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Jeanne Noriega wrote:

Hi, guys —

Hello my name is Jeanne. I was listening to a Catholic radio show and the guy was talking about giving into Christ and stuff like that.

I play flute and practice often, sometimes an hour a day in addition to playing in a Church youth choir so my question is:

  • In order to give myself to God, dedicate myself to Him, and surrender into Him, do I have to give up playing the flute?
  • Will this get in the way of my path to Christ?

Jeanne Noriega

  { In order to give myself to God and dedicate myself to Him, do I have to give up playing the flute? }

Paul replied:

Dear Jeanne,

I'm not sure why you think playing flute would get in the way of your relationship with Christ.

Flute is a beautiful instrument. You could bring joy to people and give glory to God in playing it.

Only:

  • if you think it's becoming an obsession or addiction, or
  • in cases that you are asked to play music with immoral messages, should you stop.

That is my opinion. Yours is the more important one.

Peace,

Paul

Mike replied:

Hi Jeanne,

I just wanted to add to what Paul has said.

You said:
I was listening to a Catholic radio show and the guy was talking about giving into Christ and stuff like that.

I play flute and practice often, sometimes an hour a day in addition to playing in a Church youth choir so my question is:

  • In order to give myself to God, dedicate myself to Him, and surrender into Him, do I have to give up playing the flute?
  • Will this get in the way of my path to Christ?

I sense, in your mind, that dedicating yourself to Him and surrendering yourself to Him may involve a religious vocation.

Not necessarily. What it comes down to is vocation and our calling. We were all created for a specific purpose in life. Our job is to discern that vocation. Some are called to one vocation; others are called to different vocations.

For 2,000 years, Catholic Christians have been passing the full Gospel Message of Jesus from one generation to the next.

Let me ask you a question:

  • If all the road construction people in the world, who are responsible for our highways and streets, left for the monastic life, what would happen to our highway infrastructure?
  • If all the airplane mechanics left for the monastic life, how would the Holy Father make World Youth Day around the world on an annual basis?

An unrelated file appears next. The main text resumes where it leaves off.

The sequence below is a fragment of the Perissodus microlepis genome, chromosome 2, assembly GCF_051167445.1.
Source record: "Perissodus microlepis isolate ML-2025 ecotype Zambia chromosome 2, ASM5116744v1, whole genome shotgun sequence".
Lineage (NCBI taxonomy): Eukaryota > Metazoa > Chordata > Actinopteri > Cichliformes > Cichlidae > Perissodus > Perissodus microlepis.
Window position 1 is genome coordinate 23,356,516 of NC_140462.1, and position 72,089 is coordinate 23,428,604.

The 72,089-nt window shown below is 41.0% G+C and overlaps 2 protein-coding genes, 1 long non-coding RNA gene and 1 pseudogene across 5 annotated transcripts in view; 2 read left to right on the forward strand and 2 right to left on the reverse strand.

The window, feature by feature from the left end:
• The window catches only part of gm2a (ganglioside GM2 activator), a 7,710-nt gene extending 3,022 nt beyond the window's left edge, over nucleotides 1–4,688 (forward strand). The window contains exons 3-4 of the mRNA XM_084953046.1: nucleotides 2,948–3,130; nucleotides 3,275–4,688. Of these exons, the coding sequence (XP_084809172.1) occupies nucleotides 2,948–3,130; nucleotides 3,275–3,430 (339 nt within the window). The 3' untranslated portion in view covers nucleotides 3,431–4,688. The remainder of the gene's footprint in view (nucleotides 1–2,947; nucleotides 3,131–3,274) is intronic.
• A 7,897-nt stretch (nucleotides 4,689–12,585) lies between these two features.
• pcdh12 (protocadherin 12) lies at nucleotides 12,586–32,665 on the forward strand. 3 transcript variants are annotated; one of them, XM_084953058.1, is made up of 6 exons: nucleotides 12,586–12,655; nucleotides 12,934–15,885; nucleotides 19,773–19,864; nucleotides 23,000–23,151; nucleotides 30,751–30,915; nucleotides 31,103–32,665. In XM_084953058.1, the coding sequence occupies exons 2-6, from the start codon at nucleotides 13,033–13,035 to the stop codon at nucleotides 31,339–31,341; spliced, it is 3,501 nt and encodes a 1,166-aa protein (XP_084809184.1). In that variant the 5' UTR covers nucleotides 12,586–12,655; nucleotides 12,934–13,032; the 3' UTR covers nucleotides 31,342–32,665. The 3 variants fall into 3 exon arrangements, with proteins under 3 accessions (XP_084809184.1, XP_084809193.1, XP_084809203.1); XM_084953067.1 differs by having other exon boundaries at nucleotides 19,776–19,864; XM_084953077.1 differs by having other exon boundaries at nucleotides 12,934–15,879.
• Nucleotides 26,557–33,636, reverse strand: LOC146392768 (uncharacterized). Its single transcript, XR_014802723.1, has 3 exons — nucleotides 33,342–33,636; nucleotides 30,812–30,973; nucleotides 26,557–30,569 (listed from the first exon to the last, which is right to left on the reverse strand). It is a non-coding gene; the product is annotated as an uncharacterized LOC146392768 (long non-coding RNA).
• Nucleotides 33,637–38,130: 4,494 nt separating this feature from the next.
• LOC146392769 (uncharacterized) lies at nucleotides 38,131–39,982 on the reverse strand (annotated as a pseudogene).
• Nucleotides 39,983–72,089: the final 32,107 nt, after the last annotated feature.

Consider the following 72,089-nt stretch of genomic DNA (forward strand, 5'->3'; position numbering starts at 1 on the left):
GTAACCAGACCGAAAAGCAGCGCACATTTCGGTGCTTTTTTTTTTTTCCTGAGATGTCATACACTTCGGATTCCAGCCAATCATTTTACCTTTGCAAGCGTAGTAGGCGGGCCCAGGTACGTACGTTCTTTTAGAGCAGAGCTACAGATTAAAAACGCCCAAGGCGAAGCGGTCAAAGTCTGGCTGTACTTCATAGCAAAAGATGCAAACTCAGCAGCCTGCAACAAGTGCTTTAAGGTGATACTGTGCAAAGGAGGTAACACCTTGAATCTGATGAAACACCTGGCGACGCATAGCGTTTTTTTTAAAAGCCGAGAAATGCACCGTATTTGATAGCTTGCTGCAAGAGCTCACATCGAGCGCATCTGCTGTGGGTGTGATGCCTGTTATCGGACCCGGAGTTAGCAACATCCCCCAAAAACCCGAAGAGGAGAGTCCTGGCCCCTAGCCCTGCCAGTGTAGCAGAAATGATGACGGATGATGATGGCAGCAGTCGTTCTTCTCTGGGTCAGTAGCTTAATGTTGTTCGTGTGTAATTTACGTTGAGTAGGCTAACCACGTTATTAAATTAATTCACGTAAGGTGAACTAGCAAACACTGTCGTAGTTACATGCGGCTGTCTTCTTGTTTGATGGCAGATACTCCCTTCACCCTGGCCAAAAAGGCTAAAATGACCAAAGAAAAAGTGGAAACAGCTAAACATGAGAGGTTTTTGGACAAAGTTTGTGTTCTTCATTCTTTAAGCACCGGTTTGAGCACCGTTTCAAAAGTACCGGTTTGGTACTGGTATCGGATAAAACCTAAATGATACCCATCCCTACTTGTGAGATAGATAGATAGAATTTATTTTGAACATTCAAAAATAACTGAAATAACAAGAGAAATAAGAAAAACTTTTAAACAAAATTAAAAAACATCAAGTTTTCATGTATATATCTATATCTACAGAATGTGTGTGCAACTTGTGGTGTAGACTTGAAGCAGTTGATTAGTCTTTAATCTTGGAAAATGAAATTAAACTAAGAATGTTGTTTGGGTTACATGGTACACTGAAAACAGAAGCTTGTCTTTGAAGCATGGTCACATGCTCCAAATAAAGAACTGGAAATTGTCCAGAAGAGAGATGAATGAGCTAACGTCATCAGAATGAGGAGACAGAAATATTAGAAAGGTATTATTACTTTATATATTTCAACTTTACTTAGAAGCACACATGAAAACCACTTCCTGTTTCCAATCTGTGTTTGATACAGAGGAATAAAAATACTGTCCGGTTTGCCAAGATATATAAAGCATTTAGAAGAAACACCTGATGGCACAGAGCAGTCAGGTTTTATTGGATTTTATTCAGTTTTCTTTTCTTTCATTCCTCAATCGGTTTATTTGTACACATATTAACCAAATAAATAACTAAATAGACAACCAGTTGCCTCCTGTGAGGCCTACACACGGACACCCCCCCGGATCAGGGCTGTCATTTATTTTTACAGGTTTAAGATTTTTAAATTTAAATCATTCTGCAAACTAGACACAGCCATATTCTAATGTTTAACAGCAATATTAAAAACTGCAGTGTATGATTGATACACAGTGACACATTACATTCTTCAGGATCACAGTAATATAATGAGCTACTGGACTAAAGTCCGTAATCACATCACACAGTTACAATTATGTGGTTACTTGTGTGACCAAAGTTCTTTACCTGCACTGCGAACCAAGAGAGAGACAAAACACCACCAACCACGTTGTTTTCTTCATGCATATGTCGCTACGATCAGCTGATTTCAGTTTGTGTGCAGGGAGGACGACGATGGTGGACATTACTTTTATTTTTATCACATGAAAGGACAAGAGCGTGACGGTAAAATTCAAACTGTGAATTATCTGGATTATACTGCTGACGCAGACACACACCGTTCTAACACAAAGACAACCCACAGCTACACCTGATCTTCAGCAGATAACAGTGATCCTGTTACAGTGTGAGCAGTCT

• If all the fire fighters left for the monastic life, how would society exist if weather conditions brought danger to people’s homes?
  • If all the police officers left for the monastic life, how would society function in an orderly Christian manner?
  • If all the professional drummers, violinists, and flutists left the major orchestras around the world that people hear on special days like:
    • The 4th of July
    • Christmas
    • Holy Seasons at the Vatican, and
    • On New Years Day

      and left for the monastic or religious life:


  • What would happen to the sound of this beautiful music?

When we discover our true vocation and dedicate our life to that vocation, we are dedicating our lives to God Himself because, as Christians, by Baptism, Jesus is working through us and therefore through His Body on earth.

This is why Christian Baptism for any non-Christian reading this answer is so important. Once we are baptized, our good works are done, In Christ, not apart from Him, and are therefore become meritorious.

  • When we exercise our vocation poorly, we are seen as poor witnesses of the Gospel Message.
  • When we exercise our vocation the best we can, we are witnessing the Gospel Message as it should be.

I hope this helps,

Mike Humphrey

Jeanne replied:

Dear Paul and Mike,

Thank you very much for taking your time on this question.

Can you address one more question please:

  • How do we Catholics do penance without hurting ourselves like self-harm?

Thanks,

Jeanne

Mike replied:

Hi Jeanne,

You said in your follow-up:

  • How do we Catholics do penance without hurting ourselves like self-harm?

While our Church does have a history of saints performing harsh acts of penance on themselves for their own sins and the sins of others, we should balance this with a spiritual director, meaning a faithful Catholic priest who can guide us appropriately in this area. I believe many of the saints had their own spiritual directors. St. Paul supplies the reason for this advice in the Scriptures.

  • For we are the temple of the living God. (2 Corinthians 6:16)
  • . . . Do you not know that your body is the temple of the Holy Spirit who is in you, whom you have from God, and you are not your own? (1 Corinthians 6:19)

So Penance Yes, but done, keeping in mind that though we have broken sinful bodies, they are still Temples of the Lord in which He wishes for us to carry our true vocational calling.

I hope this helps,

Mike

Jeanne replied:


Thank you! : )

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